Definition of Symbiosis: when two dissimilar organisms live together in intimate association (as in parasitism or mutualism). Example: Clownfish and Sea AnemonesBootstrapping Life on Terra IncognitaFive hundred million years ago, all biological life lived in the oceans. Dry land as we know it was a sterile volcanic wasteland devoid of life. That is, until plants and fungi formed a fateful partnership that changed the course of history forever.
This symbiotic partnership created a cascade of evolutionary forces leading to the creation of all terrestrial life, including homo sapiens.
Fast forward to modernity, humans now organize around network based technologies, such as the internet and Bitcoin, which are reincarnations of the ancient mycelial archetype out of which we emerged.
Take a deep breath. Life is amazing.
Ok, so how did we get here?
First, a quick biology lesson. Organisms are classified as either Autotrophic or Heterotrophic.
Autotrophs are organisms that make their food. For example: plants convert sunlight and carbon dioxide into food via photosynthesis.
Heterotrophs are organisms that find their food. For example: lions eat the gazelles and fungi produce enzymes to externally digest their environment.
Like human settlers, organisms colonizing new territory are most vulnerable in the early days. In order for fungi to colonize dry land (terra), they needed to secure a reliable food source.
Fungi effectively domesticated photosynthesis machines (algae) to harness a self sustaining food source. We can think of these algae as little solar panels bolted onto fungal networks which made colonizing virgin dry land possible.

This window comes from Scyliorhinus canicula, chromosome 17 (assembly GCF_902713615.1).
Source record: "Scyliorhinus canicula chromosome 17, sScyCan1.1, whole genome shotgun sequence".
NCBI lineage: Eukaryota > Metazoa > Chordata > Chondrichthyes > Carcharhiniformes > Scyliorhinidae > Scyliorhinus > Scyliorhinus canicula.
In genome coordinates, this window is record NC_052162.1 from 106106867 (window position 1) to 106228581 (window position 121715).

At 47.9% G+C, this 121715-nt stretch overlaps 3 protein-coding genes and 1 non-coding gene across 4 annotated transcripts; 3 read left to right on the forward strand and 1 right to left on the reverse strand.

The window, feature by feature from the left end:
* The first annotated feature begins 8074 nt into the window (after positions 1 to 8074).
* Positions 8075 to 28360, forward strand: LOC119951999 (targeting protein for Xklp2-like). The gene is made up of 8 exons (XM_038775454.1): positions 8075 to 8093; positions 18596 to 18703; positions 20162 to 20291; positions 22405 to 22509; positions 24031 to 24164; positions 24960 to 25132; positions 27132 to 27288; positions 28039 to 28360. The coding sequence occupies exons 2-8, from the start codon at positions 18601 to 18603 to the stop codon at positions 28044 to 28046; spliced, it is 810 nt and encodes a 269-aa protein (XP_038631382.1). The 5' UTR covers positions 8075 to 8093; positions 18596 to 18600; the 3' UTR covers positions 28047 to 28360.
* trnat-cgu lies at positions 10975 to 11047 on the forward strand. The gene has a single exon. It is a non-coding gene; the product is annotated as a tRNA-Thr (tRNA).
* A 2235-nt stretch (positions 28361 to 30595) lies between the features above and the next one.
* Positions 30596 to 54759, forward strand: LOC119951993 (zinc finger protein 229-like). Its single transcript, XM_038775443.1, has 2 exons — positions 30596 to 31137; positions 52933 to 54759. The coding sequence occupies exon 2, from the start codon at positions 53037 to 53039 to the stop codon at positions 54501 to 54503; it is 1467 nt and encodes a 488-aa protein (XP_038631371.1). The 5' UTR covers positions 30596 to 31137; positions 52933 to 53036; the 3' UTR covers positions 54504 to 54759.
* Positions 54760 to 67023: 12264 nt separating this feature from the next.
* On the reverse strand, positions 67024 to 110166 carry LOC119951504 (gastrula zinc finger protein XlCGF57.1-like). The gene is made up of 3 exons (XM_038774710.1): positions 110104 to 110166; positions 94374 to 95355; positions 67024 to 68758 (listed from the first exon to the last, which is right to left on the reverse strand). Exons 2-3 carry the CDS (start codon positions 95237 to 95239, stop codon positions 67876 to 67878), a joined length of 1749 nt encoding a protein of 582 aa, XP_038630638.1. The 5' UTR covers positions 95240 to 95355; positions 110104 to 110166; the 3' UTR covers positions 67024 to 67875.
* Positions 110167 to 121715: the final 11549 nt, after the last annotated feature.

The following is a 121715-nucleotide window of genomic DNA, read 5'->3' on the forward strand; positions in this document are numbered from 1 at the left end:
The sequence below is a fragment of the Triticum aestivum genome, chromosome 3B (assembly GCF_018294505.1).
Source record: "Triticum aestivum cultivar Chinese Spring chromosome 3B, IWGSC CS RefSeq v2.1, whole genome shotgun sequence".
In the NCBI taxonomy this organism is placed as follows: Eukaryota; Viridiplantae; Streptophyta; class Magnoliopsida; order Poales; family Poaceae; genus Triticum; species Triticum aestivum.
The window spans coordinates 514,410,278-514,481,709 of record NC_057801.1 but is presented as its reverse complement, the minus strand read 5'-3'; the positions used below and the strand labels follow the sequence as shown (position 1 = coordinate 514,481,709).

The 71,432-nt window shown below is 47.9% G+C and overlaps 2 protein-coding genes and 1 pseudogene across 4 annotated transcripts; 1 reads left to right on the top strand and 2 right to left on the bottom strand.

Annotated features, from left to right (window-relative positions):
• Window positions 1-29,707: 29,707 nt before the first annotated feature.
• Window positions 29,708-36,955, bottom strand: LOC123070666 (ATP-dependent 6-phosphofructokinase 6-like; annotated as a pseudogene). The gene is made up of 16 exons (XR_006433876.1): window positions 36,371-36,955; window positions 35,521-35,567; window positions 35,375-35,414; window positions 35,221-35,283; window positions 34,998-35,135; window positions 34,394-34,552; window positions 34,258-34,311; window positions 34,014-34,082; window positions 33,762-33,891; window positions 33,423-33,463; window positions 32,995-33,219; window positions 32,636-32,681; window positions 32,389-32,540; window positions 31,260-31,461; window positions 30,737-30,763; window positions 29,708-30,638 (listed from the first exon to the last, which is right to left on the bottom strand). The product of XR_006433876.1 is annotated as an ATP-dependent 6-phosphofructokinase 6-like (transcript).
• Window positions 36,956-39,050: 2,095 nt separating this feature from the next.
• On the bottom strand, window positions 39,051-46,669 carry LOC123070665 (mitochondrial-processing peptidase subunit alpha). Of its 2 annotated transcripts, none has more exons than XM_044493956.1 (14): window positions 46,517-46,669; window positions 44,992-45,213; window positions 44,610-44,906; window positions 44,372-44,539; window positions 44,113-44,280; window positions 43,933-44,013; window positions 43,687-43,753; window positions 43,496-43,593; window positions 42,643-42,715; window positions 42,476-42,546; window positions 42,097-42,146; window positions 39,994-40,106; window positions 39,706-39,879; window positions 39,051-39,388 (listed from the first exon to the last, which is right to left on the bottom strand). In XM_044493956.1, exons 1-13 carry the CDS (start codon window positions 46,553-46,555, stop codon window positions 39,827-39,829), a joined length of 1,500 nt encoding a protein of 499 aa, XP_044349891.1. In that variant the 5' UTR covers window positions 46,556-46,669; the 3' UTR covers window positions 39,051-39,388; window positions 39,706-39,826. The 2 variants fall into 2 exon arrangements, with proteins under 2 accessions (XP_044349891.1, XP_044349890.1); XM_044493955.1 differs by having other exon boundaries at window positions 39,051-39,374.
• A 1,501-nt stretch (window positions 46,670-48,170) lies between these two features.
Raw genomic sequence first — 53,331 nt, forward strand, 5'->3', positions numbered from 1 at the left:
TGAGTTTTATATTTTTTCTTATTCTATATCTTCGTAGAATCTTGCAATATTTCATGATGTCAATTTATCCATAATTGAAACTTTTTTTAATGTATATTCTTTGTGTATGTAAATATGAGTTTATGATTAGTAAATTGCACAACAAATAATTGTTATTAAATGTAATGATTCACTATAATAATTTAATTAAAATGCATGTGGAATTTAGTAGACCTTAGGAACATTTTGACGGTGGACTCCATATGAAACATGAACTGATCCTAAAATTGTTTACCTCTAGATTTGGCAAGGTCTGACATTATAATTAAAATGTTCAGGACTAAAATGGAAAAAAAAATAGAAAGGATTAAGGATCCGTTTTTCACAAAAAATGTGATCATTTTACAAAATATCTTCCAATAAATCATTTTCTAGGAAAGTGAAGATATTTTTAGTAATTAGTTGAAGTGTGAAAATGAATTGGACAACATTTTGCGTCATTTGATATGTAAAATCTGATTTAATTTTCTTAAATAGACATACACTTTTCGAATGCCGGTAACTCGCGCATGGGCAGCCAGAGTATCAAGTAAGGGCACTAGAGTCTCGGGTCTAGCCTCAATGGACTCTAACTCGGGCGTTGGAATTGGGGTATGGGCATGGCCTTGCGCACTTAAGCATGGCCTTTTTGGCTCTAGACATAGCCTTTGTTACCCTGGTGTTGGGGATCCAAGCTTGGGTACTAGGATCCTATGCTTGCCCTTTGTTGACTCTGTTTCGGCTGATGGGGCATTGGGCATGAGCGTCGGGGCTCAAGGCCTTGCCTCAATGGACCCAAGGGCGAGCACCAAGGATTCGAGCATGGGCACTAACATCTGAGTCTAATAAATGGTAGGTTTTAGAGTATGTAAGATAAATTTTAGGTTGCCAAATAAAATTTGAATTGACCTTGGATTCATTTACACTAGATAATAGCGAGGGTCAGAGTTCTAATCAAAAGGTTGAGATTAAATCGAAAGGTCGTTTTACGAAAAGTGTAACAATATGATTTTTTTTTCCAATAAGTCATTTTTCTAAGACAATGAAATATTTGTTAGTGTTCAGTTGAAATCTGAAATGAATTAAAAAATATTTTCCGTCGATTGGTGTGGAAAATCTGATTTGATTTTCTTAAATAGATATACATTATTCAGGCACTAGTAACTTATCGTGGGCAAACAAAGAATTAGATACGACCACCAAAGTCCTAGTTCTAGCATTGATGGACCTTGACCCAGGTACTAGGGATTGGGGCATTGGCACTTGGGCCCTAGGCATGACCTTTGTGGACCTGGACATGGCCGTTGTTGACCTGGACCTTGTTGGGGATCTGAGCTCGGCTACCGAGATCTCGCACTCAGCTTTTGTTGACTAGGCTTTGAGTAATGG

Soon after getting established, the fungi began digesting the volcanic rock upon which they sat. This ultimately liberated valuable nutrients which were then traded with other nearby fungi, algae, bacteria, etc. Together, these early settlers bootstrapped life on dry land. Let's see how this compares to Bitcoin.
How Satoshi Bootstrapped Embryonic BitcoinIn order to colonize the internet (terra incognita) with a new form of money, Satoshi needed to form a symbiotic partnership.
Fortunately, he found the perfect partnership and made a series of wise decisions that maximized Bitcoin's chance of survival during the bootstrapping phase.
How satoshi ''partnered with the algae'' to bootstrap Bitcoin's life on the internet
High early issuance rate disproportionately rewarded early adopters (the early issuance rate might have been too aggressive)Launched on the Cryptography mailing list (if anyone could incubate Bitcoin it was the Cypherpunks on that email list)Timing the launch during the 08/09 financial crisis (was this blind luck?)Satoshi's message in the genesis block ''Chancellor on the second brink of bailout'' (rallying cry to gain ideologically motivated supporters)Mutualism or Parasitism: Examining the Cypherpunk-Satoshi-SymbiosisWere the algae complicit in the fungal partnership (mutualism)? Or were the fungi taking advantage of the algae's ability to make food at the expense of the algae (parasitism)?
It appears to be mutualism. The algae may have been initially kidnapped, however in exchange for photosynthesizing, they gained a mycelial security system, and the opportunity to colonize a new niche.
Were the cypherpunks complicit and did they benefit in the partnership (mutualism)? Or did satoshi take advantage of the cyberpunks because he needed an initial distribution strategy (parasitism)?